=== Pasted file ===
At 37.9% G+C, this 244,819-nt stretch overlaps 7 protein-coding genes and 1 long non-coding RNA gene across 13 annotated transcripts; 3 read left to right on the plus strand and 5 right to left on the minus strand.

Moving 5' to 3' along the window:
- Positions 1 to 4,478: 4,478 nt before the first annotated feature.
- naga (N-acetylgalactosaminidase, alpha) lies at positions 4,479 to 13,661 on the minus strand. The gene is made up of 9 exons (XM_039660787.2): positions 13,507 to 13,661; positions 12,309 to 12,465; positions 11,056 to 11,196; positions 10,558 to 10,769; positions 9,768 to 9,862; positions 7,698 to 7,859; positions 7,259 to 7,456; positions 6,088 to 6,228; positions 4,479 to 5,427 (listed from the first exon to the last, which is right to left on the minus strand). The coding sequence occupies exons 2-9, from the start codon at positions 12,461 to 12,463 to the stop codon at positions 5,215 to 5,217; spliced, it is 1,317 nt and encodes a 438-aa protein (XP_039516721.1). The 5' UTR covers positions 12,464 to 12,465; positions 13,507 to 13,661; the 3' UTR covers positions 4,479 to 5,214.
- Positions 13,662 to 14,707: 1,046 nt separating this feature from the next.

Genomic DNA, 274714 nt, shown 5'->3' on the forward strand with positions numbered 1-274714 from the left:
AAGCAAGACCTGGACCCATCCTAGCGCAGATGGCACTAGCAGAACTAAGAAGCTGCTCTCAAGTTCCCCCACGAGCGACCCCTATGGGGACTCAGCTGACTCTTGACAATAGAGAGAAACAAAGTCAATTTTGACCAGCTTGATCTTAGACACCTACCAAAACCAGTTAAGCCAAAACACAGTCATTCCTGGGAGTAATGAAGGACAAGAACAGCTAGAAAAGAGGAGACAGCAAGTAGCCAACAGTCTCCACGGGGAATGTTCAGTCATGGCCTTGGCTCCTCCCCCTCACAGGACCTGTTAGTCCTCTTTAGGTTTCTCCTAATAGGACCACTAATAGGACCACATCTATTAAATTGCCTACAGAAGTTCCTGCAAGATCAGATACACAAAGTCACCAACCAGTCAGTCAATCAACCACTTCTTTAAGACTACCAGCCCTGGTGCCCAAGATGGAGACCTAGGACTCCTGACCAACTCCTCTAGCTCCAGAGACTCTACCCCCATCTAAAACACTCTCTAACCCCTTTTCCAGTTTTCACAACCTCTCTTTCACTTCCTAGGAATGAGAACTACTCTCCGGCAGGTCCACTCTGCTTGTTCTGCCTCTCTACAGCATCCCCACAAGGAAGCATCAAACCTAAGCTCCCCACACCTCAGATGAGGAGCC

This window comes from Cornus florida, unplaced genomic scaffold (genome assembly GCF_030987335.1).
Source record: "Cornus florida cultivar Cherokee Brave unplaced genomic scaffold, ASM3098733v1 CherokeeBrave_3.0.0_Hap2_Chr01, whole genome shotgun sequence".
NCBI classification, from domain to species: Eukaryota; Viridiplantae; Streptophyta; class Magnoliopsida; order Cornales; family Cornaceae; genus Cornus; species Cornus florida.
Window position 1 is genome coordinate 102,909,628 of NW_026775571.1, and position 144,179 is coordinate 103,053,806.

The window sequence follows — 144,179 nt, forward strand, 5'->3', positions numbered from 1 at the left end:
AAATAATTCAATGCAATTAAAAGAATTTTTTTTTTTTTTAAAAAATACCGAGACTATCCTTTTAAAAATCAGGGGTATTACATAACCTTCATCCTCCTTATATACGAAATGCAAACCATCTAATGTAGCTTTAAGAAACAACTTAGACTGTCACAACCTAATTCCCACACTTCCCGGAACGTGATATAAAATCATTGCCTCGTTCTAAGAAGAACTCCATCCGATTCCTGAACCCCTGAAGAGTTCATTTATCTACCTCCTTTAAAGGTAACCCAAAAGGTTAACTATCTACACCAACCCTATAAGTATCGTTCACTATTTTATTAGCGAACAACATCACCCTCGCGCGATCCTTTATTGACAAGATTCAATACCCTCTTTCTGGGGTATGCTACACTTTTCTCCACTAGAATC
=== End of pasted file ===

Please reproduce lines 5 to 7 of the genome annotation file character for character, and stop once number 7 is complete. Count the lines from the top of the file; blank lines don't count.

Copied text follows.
- Positions 13,662 to 14,707: 1,046 nt separating this feature from the next.

Genomic DNA, 274714 nt, shown 5'->3' on the forward strand with positions numbered 1-274714 from the left:
AAGCAAGACCTGGACCCATCCTAGCGCAGATGGCACTAGCAGAACTAAGAAGCTGCTCTCAAGTTCCCCCACGAGCGACCCCTATGGGGACTCAGCTGACTCTTGACAATAGAGAGAAACAAAGTCAATTTTGACCAGCTTGATCTTAGACACCTACCAAAACCAGTTAAGCCAAAACACAGTCATTCCTGGGAGTAATGAAGGACAAGAACAGCTAGAAAAGAGGAGACAGCAAGTAGCCAACAGTCTCCACGGGGAATGTTCAGTCATGGCCTTGGCTCCTCCCCCTCACAGGACCTGTTAGTCCTCTTTAGGTTTCTCCTAATAGGACCACTAATAGGACCACATCTATTAAATTGCCTACAGAAGTTCCTGCAAGATCAGATACACAAAGTCACCAACCAGTCAGTCAATCAACCACTTCTTTAAGACTACCAGCCCTGGTGCCCAAGATGGAGACCTAGGACTCCTGACCAACTCCTCTAGCTCCAGAGACTCTACCCCCATCTAAAACACTCTCTAACCCCTTTTCCAGTTTTCACAACCTCTCTTTCACTTCCTAGGAATGAGAACTACTCTCCGGCAGGTCCACTCTGCTTGTTCTGCCTCTCTACAGCATCCCCACAAGGAAGCATCAAACCTAAGCTCCCCACACCTCAGATGAGGAGCC